National Prescription Drug Take-Back Day is scheduled for April 24th from 10:00 a.m. to 2:00 p.m., local time. The program seeks to offer a safe, convenient, and responsible way in which to dispose of prescription medications, according to the Department of Justice
The program is also meant to educate the general public about the potential likelihood of medication abuse, the Department of Justice indicates. Appropriately disposing of medications helps fight one of the key ways in which young people access drugs and develop substance abuse problems, wrote the Mercury News.
According to the Drug Enforcement Agency (DEA), which sponsors the program, more than 1,700 tons of expired, unwanted prescription medications in the past three and a-half years. Now, the DEA and more than 4,200 national, tribal, and community law enforcement partners are holding the next National Prescription Drug Take-Back Day this Saturday.
As part of the initiative, Americans are able, and urged to, take their pills to any one of over 5,600 collection locations nationwide. The program is free and anonymous, and no questions are asked. The DEA pointed out that the events are meant to remove potentially dangerous, unused, or expired prescription medications from homes.
The program has been successful. Just last October, Americans turned in 324 tons of prescription medications and, since the first DEA event in September 2010, a total of 3.4 million pounds of pills have been returned.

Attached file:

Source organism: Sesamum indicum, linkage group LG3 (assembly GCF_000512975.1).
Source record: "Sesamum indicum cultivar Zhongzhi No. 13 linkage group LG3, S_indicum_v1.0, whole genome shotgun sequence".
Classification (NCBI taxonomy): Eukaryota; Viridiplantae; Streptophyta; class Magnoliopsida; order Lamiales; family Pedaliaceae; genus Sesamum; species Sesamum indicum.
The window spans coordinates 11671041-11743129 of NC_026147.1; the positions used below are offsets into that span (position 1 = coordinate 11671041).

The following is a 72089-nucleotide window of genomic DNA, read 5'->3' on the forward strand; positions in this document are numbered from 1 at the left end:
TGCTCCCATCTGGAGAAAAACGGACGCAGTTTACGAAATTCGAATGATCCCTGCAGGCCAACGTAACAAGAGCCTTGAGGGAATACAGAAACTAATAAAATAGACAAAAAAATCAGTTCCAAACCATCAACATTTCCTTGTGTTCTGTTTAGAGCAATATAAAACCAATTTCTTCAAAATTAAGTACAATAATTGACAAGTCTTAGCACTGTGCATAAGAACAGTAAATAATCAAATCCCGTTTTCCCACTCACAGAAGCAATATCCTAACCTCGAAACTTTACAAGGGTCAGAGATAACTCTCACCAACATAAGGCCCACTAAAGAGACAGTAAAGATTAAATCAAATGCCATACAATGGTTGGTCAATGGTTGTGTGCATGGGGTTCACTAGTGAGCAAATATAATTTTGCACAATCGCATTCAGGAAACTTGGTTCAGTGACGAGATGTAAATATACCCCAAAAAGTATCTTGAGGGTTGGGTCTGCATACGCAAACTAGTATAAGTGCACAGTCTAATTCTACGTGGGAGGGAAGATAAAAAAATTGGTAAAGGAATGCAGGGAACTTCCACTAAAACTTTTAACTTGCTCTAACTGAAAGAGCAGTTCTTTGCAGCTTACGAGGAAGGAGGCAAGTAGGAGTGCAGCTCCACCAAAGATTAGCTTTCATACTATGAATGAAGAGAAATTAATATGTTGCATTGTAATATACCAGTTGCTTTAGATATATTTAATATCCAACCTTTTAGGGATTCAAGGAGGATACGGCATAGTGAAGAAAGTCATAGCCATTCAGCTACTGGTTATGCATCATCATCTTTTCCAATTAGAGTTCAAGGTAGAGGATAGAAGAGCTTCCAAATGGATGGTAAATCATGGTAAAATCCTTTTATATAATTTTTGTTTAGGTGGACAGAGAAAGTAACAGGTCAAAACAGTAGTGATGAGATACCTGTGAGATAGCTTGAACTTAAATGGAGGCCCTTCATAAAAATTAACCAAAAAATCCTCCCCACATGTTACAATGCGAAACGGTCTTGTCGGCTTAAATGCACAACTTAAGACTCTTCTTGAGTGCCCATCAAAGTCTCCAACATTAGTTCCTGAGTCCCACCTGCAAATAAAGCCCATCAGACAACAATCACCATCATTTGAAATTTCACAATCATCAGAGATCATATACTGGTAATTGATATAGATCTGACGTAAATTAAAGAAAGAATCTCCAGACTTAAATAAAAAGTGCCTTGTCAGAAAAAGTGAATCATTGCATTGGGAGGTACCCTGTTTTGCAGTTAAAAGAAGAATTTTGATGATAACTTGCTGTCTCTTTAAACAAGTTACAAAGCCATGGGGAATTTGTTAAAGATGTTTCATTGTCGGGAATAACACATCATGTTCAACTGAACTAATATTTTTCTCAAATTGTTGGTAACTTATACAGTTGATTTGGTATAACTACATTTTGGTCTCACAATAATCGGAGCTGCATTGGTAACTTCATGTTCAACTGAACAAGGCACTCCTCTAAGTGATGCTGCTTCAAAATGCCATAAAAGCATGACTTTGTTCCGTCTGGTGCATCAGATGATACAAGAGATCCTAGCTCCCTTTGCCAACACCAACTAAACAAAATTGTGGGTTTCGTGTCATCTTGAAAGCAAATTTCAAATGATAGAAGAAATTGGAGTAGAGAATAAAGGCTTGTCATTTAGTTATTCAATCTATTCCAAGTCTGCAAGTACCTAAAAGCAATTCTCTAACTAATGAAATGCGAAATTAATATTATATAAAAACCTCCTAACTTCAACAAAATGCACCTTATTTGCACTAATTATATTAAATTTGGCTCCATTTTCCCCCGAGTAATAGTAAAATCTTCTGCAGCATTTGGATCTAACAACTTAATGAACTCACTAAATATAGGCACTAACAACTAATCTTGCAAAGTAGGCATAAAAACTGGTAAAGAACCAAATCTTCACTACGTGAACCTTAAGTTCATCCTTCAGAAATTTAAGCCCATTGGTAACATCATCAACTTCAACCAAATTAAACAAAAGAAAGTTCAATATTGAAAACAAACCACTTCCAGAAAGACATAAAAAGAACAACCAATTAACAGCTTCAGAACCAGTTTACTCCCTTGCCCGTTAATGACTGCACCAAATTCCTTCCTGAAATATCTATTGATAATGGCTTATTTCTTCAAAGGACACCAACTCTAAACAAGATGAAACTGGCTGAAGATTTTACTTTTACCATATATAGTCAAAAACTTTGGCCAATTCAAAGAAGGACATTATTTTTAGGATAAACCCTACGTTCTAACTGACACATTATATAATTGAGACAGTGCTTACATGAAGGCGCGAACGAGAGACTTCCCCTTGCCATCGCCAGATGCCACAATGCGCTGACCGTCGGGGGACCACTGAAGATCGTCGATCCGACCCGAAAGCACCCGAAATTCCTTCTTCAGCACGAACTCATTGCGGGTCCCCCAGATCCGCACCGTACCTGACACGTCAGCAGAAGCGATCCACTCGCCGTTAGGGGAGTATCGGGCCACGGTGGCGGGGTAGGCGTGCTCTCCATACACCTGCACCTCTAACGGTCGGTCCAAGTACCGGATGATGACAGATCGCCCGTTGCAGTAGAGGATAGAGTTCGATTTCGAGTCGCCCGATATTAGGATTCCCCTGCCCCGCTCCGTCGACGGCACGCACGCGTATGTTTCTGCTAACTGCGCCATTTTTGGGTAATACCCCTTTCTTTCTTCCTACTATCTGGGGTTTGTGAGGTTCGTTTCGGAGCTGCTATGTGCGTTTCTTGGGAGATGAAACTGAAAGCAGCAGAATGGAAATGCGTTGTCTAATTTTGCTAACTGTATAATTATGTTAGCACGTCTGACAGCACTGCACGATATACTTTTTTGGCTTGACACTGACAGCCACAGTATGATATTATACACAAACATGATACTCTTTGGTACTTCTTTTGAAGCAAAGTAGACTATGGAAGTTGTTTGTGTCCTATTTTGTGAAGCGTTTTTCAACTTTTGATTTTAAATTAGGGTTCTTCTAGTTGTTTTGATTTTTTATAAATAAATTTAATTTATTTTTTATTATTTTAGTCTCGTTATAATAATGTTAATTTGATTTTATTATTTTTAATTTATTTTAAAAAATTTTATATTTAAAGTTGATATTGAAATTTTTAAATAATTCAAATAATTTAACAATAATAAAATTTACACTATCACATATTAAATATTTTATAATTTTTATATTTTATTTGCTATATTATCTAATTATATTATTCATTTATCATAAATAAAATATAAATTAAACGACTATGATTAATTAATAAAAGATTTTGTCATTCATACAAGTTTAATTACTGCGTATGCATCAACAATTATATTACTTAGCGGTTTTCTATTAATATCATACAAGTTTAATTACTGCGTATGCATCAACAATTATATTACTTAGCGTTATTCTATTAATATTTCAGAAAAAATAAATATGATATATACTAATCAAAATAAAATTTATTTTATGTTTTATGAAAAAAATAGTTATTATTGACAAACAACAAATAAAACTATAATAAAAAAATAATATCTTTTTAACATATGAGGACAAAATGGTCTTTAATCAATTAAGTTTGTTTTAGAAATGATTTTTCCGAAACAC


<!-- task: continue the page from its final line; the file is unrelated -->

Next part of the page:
Unused drugs in the home are considered a public health and safety issue as the medications may be accidentally ingested, stolen, and misused or abused, according to the DEA. In fact, nearly twice as many Americans—6.8 million—abuse prescription drugs compared to the number of Americans using cocaine, hallucinogens, heroin, and inhalants combined, according to 2012’s National Survey on Drug Use and Health.
Also, more Americans succumbed to prescription medication overdoses in 2010—22,134, of which 16,651 involved narcotic pain relievers—than from motor vehicle accidents, according to the U.S. Centers for Disease Control and Prevention (CDC).
Most abused prescriptions drugs are received from family and friends according to surveys of users, the CDC indicated. This includes medication taken from home medicine cabinets.
Collection site locations may be obtained at www.DEA.gov (click on “Got Drugs?”) or call 1.800.882.9539.
According to the DEA, only pills, including pet medications in pill form and supplements, may be turned in to collection sites. Liquids; creams; patches; syringes and other sharps; and illicit drugs, such as cocaine, heroin, marijuana, and methamphetamine will not be accepted. Authorities said prescription medication does not need to be removed from original containers before drop-off.